The Estate has a rich natural and built environment. Many of the buildings and structures on the Estate are listed or designated Scheduled Ancient Monuments for their special importance. In addition to this over one third of the Estate has some form of environmental designation, including Sites of Special Scientific Interest (SSSI), Special Protection Areas, Special Areas of Conservation, National Nature Reserves, local Nature Reserves and Limestone Preservation Orders.
The limestone outcrops around Old Park Wood support many rare plant species, including Squinancywort, Limestone Bedstraw, Green-Winged Orchid, Spring Cinquefoil and Lancastrian Whitebeam. The woodland and surrounding farmland provides a habitat for many wild birds. The Leven Estuary and nearby fishponds are a haven for wildfowl.
The Estate is working with national bodies to protect habitats and conserve wildlife, such as the native red squirrel. This involves controlling grey squirrels using humane cage traps.
Much of the woodland is managed for coppice production which involves cutting the young trees to ground level to encourage vigorous re-growth and a sustainable supply of timber. In previous centuries coppiced material was used in gun powder production and to fire the Lime Kilns in the locality.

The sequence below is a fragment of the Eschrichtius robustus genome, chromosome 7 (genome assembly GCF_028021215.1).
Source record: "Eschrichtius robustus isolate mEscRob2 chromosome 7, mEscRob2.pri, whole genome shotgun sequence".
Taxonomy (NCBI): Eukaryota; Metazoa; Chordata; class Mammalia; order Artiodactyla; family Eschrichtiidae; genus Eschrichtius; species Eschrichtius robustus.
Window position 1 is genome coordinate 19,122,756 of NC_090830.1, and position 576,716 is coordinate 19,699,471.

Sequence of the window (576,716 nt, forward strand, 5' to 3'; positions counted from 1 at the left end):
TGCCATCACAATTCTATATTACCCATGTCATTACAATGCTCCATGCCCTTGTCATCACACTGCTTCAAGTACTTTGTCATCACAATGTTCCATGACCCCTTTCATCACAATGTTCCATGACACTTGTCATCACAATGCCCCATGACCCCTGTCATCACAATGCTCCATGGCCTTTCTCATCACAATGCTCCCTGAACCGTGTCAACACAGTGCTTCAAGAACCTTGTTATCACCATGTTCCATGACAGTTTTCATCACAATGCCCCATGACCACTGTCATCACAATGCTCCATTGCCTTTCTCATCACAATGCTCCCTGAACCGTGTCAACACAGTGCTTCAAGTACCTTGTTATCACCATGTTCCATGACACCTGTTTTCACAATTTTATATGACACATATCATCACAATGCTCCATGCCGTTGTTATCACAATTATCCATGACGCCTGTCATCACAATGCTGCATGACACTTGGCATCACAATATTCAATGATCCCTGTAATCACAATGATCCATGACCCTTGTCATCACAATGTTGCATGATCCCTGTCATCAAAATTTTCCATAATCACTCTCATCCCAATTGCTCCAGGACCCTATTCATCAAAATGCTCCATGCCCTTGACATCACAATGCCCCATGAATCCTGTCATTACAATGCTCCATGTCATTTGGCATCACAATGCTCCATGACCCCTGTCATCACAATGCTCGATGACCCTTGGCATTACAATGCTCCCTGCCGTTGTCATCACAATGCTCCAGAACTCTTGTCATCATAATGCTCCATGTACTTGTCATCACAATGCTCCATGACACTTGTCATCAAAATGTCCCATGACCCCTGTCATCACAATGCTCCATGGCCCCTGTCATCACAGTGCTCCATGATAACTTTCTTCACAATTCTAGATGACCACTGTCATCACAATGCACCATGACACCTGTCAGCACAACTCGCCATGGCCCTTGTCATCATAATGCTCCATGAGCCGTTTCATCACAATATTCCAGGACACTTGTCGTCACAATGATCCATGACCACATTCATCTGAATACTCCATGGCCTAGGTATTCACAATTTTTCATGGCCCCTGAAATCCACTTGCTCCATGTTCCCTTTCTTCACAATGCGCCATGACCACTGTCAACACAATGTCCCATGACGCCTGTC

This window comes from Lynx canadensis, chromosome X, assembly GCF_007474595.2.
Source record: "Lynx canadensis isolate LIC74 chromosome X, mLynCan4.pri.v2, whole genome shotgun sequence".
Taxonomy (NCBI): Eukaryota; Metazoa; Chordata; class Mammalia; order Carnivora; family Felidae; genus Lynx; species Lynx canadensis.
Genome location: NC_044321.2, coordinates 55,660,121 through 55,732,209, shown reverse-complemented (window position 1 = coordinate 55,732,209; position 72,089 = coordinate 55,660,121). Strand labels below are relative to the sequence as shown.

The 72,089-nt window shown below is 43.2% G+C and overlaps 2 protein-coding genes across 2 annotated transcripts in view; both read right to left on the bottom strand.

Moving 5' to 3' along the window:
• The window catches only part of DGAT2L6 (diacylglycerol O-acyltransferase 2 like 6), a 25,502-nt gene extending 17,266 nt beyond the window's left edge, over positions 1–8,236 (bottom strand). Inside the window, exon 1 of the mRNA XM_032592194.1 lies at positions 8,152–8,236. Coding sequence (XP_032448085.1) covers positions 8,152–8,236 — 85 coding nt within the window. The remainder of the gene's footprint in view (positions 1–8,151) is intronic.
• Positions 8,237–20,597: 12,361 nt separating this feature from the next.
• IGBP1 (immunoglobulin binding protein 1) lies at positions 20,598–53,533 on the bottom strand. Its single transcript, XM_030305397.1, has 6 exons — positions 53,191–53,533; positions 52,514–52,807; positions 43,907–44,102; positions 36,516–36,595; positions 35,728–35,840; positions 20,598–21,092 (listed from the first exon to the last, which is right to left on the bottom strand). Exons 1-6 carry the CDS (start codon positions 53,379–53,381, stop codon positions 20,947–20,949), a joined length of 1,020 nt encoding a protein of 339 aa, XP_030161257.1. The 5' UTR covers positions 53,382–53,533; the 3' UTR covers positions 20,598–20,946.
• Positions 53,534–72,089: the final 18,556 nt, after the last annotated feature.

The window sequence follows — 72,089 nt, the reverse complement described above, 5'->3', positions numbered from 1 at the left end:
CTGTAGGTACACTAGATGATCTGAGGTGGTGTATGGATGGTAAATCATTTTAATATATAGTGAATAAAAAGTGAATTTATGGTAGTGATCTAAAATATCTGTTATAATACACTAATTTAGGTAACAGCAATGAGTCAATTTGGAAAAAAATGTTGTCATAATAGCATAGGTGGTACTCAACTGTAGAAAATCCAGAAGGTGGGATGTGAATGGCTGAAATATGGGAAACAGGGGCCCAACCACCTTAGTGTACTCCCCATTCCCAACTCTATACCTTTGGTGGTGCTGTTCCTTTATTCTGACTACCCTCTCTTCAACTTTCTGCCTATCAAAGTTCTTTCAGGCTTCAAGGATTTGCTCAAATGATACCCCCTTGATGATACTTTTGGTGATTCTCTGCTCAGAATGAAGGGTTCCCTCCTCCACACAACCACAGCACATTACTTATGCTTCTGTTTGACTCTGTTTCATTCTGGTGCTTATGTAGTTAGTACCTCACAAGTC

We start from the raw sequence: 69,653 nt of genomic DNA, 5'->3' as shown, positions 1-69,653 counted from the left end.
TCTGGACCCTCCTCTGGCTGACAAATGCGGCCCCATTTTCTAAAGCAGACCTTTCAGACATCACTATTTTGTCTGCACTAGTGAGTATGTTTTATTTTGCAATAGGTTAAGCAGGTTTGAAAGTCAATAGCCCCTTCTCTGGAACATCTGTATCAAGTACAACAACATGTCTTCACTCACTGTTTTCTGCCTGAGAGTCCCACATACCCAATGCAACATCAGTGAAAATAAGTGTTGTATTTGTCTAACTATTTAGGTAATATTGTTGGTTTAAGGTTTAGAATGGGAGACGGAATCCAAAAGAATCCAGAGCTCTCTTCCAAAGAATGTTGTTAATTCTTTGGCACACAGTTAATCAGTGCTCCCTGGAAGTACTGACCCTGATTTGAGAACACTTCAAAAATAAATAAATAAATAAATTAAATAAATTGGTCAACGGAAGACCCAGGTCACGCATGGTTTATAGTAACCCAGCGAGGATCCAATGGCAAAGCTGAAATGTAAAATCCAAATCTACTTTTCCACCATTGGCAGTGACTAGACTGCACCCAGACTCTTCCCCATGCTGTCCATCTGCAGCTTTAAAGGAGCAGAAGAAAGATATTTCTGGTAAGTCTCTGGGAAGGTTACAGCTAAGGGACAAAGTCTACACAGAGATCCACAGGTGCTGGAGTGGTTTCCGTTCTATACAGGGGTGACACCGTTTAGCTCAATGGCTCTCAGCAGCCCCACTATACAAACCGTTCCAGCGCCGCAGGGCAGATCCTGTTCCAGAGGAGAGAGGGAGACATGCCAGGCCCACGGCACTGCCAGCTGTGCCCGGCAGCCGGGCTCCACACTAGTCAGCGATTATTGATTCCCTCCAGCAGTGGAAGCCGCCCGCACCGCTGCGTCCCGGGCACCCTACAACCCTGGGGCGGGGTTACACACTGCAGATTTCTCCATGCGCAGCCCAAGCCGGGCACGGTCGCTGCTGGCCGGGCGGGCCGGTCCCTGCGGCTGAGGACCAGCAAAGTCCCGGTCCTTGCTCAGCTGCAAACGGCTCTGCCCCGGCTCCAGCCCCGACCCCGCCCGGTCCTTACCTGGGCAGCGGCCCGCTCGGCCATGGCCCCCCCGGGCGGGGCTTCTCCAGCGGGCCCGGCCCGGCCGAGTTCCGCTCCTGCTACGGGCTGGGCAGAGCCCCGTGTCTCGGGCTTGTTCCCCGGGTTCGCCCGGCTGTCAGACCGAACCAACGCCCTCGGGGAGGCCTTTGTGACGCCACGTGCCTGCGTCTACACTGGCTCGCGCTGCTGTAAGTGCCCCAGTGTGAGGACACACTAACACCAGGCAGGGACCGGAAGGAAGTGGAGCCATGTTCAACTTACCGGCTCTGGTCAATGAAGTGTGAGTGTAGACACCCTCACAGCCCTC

Today coppicing is carried out primarily to improve the biodiversity of the woodland and create habitats for wildlife. Opening up woodland rides and creating open spaces encourages smaller native shrubs and flowers which benefit moths, butterflies and birds. The coppiced material is now used to make craft products and charcoal using traditional charcoal burners.
The Estate runs a Deer Park and has one of the few ancient closed herds of fallow deer in the country. The deer have been resident for over 200 years. These are run partially for amenity but also as a commercial operation for venison.
In addition to the fallow deer there is a considerable wild deer population consisting mainly of roe deer and red deer. The Estate undertakes positive management of the wild deer population through stalking and culling to ensure a sustainable population.
The Estate has a grouse moor at Kirkby Moor which is common land and a SSSI. The Estate is working with the commoners to put proper heather management practices in place, control bracken and reduce the problem of ticks with the objective of regenerating the moorland and reintroducing red grouse.